An elated Fashola told journalists on tour with him that the Buhari administration was determined to complete the monumental project in February 2022, with a definite funding arrangement put in place by the federal government to ensure that there was no delay of any kind. “This is one project that President Muhammadu Buhari wants to see its early completion and we are mobilizing funds from all sources, including Nigeria’s money that was stolen and stashed away in foreign lands, to ensure that it becomes a reality,” the minister said. “I want to assure all Nigerians that given the economic and strategic importance of the bridge to the country and the states on the route, we are determined more than ever to ensure its early completion so that Nigerians can derive its full benefits,” Fashola added.
The Economics of federal highways and poverty reduction Although Fashola is eager to see to the early completion of all the projects being undertaken by the Works and Housing Ministry under him, he nevertheless pays serious attention to the economic side of the benefits which the projects are adding to the people and the rural economy of the communities where the projects are sited. The emphasis on the economy, according to him, is in line with the promise by President Muhammadu Buhari to lift no fewer than 100 million Nigerians out of poverty through the provision of projects to drive the rural economy.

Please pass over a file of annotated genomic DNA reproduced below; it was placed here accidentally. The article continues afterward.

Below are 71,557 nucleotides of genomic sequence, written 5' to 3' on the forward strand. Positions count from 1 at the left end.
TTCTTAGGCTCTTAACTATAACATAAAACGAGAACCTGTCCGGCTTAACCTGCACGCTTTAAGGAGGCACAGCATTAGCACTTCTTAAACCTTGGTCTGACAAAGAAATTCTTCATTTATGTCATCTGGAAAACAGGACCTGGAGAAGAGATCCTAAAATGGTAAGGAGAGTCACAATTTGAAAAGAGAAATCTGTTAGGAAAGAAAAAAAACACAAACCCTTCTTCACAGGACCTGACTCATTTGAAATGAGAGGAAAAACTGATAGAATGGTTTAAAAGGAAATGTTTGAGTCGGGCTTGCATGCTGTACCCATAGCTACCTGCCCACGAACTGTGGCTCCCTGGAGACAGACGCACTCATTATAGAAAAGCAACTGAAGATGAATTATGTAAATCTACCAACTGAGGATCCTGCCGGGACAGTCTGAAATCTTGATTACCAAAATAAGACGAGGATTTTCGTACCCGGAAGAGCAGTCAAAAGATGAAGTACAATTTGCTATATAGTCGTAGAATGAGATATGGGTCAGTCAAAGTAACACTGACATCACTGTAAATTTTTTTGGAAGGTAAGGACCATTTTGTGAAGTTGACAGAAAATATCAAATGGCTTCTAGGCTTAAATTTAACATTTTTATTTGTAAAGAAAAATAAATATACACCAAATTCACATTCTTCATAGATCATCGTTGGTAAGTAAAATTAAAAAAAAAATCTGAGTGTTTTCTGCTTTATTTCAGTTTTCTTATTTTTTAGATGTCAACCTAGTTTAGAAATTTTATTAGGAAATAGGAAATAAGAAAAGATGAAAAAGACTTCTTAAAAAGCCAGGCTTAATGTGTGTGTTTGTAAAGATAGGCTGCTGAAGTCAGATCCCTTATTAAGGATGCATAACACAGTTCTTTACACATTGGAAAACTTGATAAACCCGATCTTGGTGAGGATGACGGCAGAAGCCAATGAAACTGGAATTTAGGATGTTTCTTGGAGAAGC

“The president does not need to be physically present before he changes the story of the rural dwellers in Nigeria and neither does he need to move from village to village to take them out of poverty,” the minister explained. “But by approving and providing the funding for the construction of highways, major bridges, National Housing projects, federal secretariats, road network in federal universities, the president is actually spreading wealth and improving the living standards and economic power of Nigerians particularly those in the rural areas as most of the economic activities to support these multi-million projects take place in the rural areas of Nigeria and not the cities.
“As you can see the location and ownership of borrow pits and quarries are at the rural areas and not in the cities while the negotiation for the supply and payment for the sand and other construction materials are done by the local leaders who negotiate directly with the contractors and get their money without any encumbrance,” the minister pointed out. The minister’s eye on the impact of road construction across Nigeria by the federal government may aptly explain why he personally looks out for and mingles with petty traders who sell food, drinks and groceries around his project sites and jokingly interrogates them on how much they make on a daily basis by selling food to artisans working on those projects.